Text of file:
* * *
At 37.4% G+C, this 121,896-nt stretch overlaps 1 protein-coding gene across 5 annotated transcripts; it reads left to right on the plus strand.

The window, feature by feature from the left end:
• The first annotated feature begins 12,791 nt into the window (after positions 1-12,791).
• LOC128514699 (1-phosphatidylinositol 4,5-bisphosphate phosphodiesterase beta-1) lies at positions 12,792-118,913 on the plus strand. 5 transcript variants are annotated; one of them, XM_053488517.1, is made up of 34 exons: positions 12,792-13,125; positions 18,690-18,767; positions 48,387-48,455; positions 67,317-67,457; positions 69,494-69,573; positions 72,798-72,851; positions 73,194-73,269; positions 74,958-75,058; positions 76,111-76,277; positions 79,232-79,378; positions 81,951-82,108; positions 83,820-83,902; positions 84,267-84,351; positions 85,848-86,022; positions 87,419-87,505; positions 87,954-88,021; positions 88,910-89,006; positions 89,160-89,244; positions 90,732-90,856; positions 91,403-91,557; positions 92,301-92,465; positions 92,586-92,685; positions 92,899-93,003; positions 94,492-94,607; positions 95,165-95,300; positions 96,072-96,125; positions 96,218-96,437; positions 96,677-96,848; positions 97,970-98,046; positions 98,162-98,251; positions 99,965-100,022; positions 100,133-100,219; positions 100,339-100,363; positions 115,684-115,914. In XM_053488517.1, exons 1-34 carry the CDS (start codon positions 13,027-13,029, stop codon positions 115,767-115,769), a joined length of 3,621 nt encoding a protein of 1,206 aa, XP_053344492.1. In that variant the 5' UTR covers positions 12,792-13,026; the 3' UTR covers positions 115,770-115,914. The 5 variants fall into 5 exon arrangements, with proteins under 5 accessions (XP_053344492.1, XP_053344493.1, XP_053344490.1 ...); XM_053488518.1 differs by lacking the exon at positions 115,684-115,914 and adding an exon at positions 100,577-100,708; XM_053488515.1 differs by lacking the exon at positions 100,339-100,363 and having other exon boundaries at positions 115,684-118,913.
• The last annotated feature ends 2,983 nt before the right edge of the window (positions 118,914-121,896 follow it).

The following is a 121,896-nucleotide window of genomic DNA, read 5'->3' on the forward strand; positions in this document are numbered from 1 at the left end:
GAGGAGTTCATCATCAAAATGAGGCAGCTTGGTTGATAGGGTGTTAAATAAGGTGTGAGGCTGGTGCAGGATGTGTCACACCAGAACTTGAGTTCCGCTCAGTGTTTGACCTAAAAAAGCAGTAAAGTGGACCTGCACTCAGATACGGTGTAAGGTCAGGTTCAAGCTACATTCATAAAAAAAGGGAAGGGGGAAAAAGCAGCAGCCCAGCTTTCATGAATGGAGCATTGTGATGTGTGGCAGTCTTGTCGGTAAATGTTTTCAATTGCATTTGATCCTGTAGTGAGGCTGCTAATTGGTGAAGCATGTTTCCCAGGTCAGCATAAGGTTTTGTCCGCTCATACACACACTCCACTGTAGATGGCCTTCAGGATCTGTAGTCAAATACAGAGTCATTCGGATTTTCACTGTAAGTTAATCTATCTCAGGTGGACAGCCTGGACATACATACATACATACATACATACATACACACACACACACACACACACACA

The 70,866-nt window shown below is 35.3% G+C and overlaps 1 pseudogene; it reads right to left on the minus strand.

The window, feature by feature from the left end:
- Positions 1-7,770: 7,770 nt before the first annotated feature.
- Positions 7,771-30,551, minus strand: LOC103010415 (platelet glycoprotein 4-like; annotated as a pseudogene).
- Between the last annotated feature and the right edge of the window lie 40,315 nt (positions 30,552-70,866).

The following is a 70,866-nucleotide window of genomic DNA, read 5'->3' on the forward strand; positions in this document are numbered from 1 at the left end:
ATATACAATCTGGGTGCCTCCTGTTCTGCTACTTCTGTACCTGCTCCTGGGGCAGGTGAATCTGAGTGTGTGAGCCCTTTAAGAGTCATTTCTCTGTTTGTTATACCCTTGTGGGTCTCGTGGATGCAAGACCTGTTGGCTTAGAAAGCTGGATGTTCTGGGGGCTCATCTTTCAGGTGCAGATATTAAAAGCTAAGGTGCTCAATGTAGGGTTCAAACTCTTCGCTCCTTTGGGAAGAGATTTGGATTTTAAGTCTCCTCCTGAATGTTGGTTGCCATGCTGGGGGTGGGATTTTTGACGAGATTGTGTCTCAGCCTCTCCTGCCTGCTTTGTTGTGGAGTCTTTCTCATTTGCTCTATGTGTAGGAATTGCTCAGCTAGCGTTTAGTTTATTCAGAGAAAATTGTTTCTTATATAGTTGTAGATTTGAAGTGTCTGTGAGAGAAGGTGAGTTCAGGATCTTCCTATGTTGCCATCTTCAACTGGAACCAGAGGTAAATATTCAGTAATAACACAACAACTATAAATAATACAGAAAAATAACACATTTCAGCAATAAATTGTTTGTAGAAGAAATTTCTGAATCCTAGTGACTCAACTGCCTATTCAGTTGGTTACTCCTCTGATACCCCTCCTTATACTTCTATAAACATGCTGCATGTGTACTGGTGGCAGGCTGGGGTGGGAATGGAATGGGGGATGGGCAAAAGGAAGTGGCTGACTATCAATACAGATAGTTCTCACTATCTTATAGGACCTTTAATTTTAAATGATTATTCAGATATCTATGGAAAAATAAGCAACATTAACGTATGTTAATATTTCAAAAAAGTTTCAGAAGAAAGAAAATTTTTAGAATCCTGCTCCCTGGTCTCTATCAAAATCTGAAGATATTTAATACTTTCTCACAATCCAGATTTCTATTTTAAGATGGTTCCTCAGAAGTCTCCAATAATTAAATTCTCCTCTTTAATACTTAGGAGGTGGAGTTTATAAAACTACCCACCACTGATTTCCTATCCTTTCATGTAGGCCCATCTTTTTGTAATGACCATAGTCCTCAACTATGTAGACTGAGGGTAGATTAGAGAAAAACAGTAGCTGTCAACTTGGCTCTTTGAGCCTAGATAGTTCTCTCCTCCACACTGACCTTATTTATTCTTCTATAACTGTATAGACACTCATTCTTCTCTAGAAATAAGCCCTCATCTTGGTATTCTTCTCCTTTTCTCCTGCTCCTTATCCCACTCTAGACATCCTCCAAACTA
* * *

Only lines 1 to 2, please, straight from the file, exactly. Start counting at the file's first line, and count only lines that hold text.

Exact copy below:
At 37.4% G+C, this 121,896-nt stretch overlaps 1 protein-coding gene across 5 annotated transcripts; it reads left to right on the plus strand.

The window, feature by feature from the left end: